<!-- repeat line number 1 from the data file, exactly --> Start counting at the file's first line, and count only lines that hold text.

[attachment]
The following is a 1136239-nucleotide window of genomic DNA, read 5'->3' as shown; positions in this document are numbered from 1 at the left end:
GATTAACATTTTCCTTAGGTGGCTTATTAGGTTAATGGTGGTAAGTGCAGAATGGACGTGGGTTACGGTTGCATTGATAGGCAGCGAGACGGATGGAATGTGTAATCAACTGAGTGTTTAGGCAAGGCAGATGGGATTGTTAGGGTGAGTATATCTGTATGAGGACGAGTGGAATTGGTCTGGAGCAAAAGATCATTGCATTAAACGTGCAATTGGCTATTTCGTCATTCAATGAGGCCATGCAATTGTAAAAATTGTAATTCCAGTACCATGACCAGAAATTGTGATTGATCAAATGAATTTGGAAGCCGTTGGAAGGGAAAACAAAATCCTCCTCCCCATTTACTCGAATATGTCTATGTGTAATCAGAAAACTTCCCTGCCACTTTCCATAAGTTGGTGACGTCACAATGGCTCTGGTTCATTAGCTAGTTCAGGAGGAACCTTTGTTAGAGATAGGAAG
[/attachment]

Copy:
The following is a 1136239-nucleotide window of genomic DNA, read 5'->3' as shown; positions in this document are numbered from 1 at the left end: